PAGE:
It starts "back at Versailles…it’s iconic and it’s French. You can actually go back further and say that the French style was based on Renaissance Italy, and much of it was, but the [same] way Japan has re-altered everything, France re-altered everything. So what we’re talking about is, instead of being interested in the eclecticism we’re so proud of now, they were interested in complete unity of design. So you have the detailing that appears again in the furniture, again in the lighting, the swags, the rug… this entire line in which everything became one idea."
Even the fabrics might be used both in a room and in people’s clothing. "So you had even within people’s garments a continuity of design that was astonishing. That was power; that was status. Because if you think about it, we’ve gotten very used, especially in this country, to a world where everything is produced in multiples. In the 18th century, nothing was produced in multiples…"
On France, America, classicism and the competition to be the design capital of the world:
Neave explains that this "French national idea" was the aesthetic Arbus was working within, and it was also classical, or rather, neoclassical: "Everyone of course has been copying this forever. And we’re heading into 1880, 1890, the beginning of the 19th century, and the world has been copying this for quite some time. And we look at Jefferson at Monticello – that was French furniture… and Ben Franklin shipped the furniture home. So there is a Franco-American exchange happening."
Neave follows the evolution of this French national idea, and the ever-evolving neoclassicism, into late 19th century/early 20th century artistic and cultural experimentation, and especially the design rivalry between France and Germany. Where France represented luxury, prestige and the human scale and touch, Germany was the machine, mass production and early, idealistic socialism.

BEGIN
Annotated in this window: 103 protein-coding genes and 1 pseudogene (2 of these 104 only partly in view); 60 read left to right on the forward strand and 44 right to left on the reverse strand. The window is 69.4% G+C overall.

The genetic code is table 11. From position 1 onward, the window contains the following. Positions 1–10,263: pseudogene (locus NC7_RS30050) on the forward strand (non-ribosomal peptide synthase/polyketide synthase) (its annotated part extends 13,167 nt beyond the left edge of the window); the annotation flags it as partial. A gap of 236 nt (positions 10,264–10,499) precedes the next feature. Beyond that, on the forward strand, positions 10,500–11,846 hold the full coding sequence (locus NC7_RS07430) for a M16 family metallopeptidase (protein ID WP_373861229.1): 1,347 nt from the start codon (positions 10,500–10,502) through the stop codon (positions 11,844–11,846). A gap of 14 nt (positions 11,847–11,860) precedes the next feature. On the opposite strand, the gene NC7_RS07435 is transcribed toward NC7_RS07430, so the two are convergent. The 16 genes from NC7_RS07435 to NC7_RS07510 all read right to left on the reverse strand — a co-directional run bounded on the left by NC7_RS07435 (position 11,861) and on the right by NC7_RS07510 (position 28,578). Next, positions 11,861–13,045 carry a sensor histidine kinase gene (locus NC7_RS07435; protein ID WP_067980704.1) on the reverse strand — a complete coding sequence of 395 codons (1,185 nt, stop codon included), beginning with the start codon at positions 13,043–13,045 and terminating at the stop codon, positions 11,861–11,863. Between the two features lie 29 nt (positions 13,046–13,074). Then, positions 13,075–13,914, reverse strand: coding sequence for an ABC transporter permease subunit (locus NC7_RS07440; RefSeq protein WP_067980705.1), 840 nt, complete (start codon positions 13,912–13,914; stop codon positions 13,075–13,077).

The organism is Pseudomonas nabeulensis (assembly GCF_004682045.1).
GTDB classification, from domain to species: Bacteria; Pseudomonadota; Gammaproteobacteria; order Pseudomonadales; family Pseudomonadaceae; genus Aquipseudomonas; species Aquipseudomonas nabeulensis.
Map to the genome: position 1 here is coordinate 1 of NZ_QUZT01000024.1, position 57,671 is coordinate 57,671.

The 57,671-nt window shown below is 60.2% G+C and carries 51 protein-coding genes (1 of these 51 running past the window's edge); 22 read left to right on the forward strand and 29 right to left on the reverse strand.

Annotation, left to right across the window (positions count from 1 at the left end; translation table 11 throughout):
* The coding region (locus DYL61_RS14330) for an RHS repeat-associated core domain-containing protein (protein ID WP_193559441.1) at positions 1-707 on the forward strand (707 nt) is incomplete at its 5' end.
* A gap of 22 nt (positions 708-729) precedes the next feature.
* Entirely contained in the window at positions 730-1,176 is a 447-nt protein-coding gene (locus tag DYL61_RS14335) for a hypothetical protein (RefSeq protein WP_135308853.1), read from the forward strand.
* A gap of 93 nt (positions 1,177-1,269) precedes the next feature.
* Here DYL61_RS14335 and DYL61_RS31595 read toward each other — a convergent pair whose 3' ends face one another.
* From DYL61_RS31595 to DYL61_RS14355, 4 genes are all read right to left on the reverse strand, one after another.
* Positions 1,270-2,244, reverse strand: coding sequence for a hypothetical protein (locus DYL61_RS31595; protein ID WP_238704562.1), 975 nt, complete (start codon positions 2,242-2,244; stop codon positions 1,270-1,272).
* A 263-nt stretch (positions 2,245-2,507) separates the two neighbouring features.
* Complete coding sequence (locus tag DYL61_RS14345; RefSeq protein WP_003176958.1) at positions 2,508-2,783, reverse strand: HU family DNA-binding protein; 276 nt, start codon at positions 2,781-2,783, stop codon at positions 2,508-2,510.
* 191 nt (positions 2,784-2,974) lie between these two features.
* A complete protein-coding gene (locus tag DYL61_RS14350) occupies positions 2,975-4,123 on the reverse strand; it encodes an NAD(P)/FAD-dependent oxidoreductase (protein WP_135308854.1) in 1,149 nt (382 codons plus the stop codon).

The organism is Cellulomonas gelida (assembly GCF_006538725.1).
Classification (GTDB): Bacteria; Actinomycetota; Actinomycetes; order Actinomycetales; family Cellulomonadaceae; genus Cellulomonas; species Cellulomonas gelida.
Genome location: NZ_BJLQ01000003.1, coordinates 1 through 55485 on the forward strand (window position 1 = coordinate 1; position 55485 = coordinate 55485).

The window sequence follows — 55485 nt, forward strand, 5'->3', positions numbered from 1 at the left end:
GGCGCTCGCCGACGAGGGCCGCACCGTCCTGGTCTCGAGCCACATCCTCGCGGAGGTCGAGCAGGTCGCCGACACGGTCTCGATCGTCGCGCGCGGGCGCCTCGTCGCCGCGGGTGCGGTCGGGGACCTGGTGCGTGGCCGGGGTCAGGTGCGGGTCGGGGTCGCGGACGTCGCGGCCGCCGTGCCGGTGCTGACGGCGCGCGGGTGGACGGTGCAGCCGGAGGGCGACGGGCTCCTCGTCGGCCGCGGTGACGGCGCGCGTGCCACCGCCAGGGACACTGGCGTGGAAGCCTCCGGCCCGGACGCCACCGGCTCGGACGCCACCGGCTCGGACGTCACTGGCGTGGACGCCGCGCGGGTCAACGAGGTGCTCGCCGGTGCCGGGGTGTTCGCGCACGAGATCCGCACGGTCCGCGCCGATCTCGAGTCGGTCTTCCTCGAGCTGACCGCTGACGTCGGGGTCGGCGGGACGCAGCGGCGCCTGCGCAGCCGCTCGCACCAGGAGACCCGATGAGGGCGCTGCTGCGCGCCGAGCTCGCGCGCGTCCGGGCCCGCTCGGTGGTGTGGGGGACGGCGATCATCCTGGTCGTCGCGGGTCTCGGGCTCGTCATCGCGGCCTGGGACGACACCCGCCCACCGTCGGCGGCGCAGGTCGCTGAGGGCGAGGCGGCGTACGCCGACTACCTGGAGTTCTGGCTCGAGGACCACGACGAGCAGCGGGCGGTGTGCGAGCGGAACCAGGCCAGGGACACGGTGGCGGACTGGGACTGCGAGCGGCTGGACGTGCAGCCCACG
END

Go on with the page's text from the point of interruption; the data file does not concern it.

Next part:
On Arbus and that other, more well known modern design icon, Le Corbusier:
Neave compares two 1937 World Expo pavilions, one by Arbus, the other by Le Corbusier (whose name sounds French, but actually he was Swiss). Le Corbusier’s pavilion was “an extraordinary essay on geometry,” and, as the architect himself proclaimed, “a machine for living.” Arbus, by contrast, is look[ing] to the 18th century, lightening it up, softening it up, changing the proportions and giving you this sort of jewel which you can live in. And this is the style that Hollywood took over. This looks like Los Angeles. It became imported lock stock and barrel imported to this country.”
On Arbus’s design method:
“He went back to the 18th century, and looked to the 17th century, and studied what was important to him, modernized it, using his own design vocabulary. So there are ‘Arbus-isms’ that are very familiar” – like diamond shapes and)…And he went to great lengths to bring out great material…nurturing its best qualities. He was very interested in the idea of rough and tactile surfaces…and in contrast.”
And this is the method Neave has used in pulling together Lapchi’s Andre Arbus collection. He’s looked to the original for guidance and inspiration, and created a range of patterns. All are respectful, even reverent, yet they vary in the extent to which they take liberties with Arbus’s original works. The new line includes two iconic Arbus carpet designs and seven interpretations. Some have borders, others repeating patterns, and some are overscaled asymmetrics. They satisfy a wide spectrum of contemporary needs. Best of all, they’re chic, elegant and beautiful.